A developing form of computer memory has the potential to store information more quickly and more cheaply, while using less energy, than what's used today by the semiconductor industry, NYU Physics Professor Andrew Kent concludes.
In an analysis that appears in the journal Nature Nanotechnology, Kent and his colleague Daniel Worledge of the IBM Watson Research Center discuss a new type of memory, spin-transfer-torque magnetic random access memory (STT-MRAM).
STT-MRAM relies on magnetism to store information, like that used in existing hard drives. However, in contrast to hard drives, STT-MRAM is written and read electrically—that is, by applying only electric currents. It does not have moving parts like a magnetic hard drive and therefore can operate much faster than a hard drive. More significantly, STT-MRAM can operate as fast as the fastest semiconductor based random access memories, and thus be used as a computer and portable device's (e.g. smartphone) working memory—a memory that is accessed frequently.
As a result, these magnetic devices can used to improve the performance of such devices, adding speed while, at the same time, greatly reducing the amount of energy needed.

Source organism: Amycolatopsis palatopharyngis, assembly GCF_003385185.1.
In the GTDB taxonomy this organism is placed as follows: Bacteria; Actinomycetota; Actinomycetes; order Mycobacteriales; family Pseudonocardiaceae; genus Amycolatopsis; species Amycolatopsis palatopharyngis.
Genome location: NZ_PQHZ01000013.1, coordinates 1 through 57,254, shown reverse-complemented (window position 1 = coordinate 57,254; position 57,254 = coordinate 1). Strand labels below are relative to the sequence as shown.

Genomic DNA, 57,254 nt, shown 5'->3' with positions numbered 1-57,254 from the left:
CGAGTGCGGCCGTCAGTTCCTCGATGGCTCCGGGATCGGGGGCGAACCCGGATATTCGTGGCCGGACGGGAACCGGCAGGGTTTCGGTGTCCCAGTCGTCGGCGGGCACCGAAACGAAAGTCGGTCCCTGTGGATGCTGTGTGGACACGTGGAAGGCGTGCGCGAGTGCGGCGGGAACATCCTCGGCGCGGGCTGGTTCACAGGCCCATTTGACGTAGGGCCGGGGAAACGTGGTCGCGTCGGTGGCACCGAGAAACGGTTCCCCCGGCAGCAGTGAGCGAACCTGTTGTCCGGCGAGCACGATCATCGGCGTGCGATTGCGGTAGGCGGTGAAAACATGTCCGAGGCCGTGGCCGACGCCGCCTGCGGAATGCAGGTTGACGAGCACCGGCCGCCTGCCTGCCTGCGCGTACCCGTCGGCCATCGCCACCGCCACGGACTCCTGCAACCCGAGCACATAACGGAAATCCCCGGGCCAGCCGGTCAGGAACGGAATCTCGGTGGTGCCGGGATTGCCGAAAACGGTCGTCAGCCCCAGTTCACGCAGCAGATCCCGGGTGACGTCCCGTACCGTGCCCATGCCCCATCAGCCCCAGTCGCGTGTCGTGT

Kent and Worledge caution that several "technological challenges must be met before STT-MRAM can be widely adopted in the most advanced applications"—perhaps most importantly, advances that increase their information storage capacity.
However, they note that the progress made over the past decade, thanks to rapid advances made in academic and industrial research, offers great hope that this pioneering memory technology will find its way into our computers and portable devices in the future.
More information: "A new spin on magnetic memories." Nature Nanotechnology 10, 187–191 (2015) DOI: 10.1038/nnano.2015.24
Journal information: Nature Nanotechnology
Provided by New York University